Once you do that, your Elementor content will use the exact same styling as your regular WordPress content, which ensures consistency across your entire site.
Of course, if you want to override these global styles, or style your design in other ways, Elementor gives you plenty of control.
For each section, column, or widget, you get three tabs to control how it looks and functions:
- Content – basic things like alignment and size.
- Style – colors, typography, etc.
- Advanced – custom margin/padding, animation, responsive controls, Z-index, and more.
Elementor has one of the deepest set of styling options you’ll find in a page builder, so it’s impossible to cover every option.
Beyond the custom margins and padding, two especially handy features are:
- Responsive controls – These let you hide content on specific devices such as mobiles or tablets.
- Custom CSS – With Elementor Pro, you can add custom CSS styles directly to individual widgets or sections (the free version lets you add a CSS class or ID, but not actual styles).
Finally, for many of the style settings, it’s possible to use the device icon to apply different styles to different types of devices:
This is useful for mobile first design and can be incredibly useful for optimizing your pages for different devices.
Beaver Builder Styling Options
By default, Beaver Builder adopts your theme’s global styles, rather than applying its own styles like Elementor does by default. This is a better way of doing things in our opinion.
Again, this means that you can use the Astra theme Customizer controls to set up a cohesive style scheme and then just override your global styles with Beaver Builder as required.
When you click on any row or module, you can style it using the tabs that appear in the popup.
The tabs you see depend on the specific module. Generally, you’ll at least have options for:
- Style – Controls content width, height, colors, alignment and other settings
- Typography – Changes font, color and size
- Advanced – Changes custom margins, responsive controls, CSS, responsive settings, animations and more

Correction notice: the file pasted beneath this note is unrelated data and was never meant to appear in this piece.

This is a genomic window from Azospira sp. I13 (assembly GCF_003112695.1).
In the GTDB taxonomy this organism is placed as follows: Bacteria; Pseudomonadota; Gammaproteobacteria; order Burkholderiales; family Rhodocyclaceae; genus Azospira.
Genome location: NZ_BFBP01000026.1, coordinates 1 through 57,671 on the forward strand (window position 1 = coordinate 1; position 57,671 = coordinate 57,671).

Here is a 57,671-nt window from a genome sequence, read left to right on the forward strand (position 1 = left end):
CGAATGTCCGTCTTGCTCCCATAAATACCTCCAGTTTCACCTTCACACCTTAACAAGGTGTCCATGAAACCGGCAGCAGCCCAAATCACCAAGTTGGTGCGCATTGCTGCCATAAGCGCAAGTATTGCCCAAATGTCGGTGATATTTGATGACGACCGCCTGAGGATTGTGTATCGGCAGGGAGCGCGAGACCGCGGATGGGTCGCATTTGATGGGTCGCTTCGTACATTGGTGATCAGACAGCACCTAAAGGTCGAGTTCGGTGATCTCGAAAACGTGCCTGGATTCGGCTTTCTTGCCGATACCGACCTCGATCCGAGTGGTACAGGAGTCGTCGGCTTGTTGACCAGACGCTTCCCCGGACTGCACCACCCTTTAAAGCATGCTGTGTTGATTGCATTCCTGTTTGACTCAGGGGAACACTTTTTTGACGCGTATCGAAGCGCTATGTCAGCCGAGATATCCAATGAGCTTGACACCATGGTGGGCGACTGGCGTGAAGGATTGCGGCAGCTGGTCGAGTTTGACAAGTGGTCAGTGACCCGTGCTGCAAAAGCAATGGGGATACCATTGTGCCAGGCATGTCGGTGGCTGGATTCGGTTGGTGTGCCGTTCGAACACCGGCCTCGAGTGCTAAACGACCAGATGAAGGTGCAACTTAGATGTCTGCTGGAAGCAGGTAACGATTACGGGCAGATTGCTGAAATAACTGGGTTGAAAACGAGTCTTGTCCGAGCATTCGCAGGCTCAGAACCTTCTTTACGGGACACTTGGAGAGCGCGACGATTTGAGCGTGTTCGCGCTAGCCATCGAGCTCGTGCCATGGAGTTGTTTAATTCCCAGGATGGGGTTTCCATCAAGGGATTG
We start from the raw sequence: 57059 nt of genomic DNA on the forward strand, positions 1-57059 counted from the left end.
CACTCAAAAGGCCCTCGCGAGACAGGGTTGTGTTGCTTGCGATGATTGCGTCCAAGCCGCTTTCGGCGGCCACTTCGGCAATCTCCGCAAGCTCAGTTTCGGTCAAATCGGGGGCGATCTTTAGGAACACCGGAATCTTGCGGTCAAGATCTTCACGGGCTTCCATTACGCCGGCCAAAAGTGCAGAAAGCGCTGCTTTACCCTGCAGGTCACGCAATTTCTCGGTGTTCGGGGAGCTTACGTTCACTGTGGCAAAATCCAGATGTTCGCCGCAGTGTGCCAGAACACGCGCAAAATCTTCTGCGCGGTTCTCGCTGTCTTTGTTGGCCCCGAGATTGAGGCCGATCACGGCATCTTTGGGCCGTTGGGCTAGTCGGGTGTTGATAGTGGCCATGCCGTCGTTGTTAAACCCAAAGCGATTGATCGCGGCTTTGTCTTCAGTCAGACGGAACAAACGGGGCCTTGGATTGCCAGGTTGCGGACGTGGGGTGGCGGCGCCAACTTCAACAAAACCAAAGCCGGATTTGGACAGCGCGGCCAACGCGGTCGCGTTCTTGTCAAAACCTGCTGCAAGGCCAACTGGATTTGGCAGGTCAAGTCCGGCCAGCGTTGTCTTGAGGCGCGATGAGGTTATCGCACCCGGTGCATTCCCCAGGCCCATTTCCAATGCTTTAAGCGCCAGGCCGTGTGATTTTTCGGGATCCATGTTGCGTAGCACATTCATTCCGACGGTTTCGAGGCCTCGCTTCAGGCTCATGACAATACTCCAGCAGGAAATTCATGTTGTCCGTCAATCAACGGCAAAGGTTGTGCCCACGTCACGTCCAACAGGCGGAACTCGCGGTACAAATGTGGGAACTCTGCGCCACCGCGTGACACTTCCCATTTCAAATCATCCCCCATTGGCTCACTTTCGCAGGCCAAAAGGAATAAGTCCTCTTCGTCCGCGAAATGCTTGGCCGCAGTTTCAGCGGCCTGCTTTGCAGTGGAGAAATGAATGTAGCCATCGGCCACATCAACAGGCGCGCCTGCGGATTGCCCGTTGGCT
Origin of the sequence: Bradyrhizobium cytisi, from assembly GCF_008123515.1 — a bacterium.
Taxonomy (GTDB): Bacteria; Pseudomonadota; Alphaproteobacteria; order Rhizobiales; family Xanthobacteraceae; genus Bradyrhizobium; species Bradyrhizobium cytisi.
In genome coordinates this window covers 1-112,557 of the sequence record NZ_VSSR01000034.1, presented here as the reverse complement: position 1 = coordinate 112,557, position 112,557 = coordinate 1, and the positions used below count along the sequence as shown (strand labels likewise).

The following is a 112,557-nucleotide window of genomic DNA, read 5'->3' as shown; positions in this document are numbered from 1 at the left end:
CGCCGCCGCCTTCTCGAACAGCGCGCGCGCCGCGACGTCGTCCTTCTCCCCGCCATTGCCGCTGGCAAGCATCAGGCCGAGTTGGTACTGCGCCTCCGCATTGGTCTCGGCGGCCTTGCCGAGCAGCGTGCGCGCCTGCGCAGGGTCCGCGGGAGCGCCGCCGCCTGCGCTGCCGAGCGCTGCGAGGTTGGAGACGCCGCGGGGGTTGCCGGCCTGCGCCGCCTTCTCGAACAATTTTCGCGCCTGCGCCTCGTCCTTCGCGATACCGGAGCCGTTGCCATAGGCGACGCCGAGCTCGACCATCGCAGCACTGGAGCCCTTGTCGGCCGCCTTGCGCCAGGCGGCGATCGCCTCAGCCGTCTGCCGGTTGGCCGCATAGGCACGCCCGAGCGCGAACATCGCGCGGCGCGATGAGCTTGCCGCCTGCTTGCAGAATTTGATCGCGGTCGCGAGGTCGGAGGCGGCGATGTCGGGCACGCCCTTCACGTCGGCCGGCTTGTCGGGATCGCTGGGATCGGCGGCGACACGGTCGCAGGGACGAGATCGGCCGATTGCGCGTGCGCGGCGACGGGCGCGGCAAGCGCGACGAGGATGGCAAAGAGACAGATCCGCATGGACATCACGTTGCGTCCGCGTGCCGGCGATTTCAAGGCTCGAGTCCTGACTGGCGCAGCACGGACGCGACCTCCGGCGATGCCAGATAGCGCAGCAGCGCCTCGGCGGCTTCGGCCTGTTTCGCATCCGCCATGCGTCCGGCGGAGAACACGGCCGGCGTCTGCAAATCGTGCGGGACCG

Like Elementor, you can use the device icons to apply different styles to different devices.
While you can only add CSS classes and IDs to individual elements, Beaver Builder makes it easy to add actual CSS styles at a page-level (just not an element level):
Additionally, one unique feature that Beaver Builder has is the option to set custom responsive breakpoints in the global settings (these breakpoints apply to all your Beaver Builder content).
Elementor vs Beaver Builder Styling Options – Which Is Best?
Both Elementor and Beaver Builder offer a lot of control over every page element. The two are very close in terms of options and ease of use and both offer finite control over everything you see on the page.
Again, we find very little to choose between them here.
Elementor vs Beaver Builder: Template Functionality
Both Elementor and Beaver Builder give you the power to build a beautiful page from a blank canvas.
But sometimes you don’t want to start from scratch!
And with so many beautiful templates for both Elementor and Beaver Builder, you don’t have to.
Instead, you can just import a template, tweak as needed and enjoy a great-looking website.
As of Elementor 3.0, Elementor divides its templates into two categories:
- Pages – These are full-page designs that are fully-functional from the moment you import them (you just need to customize the content)
- Blocks – Blocks make up specific sections of a page. For example, you could use a block to just add a pre-built contact section to an otherwise custom page.
In its free version, Elementor provides over 40 page templates as well as a larger number of blocks.
Elementor Pro gives you access to over 200 premium page and block templates.
Once you create your own designs, you can also save them as templates to reuse them later on. For example, you can create a custom block and save it as a template. You can then access that template from within the left menu in Elementor to use on any page.
It’s a huge time saver if you reuse elements often!
Like widgets, it’s also possible to use third-party templates, as well. That’s actually what we’ve done for the example screenshots. We imported a fully-built demo site based on Elementor templates using Astra’s Starter Templates.
Beaver Builder Templates
Beaver Builder doesn’t include any pre-built templates in the free version. But in the paid version, Beaver Builder gives you a variety of page templates divided into two sections:
- Landing Pages – A selection of landing pages covering most niches.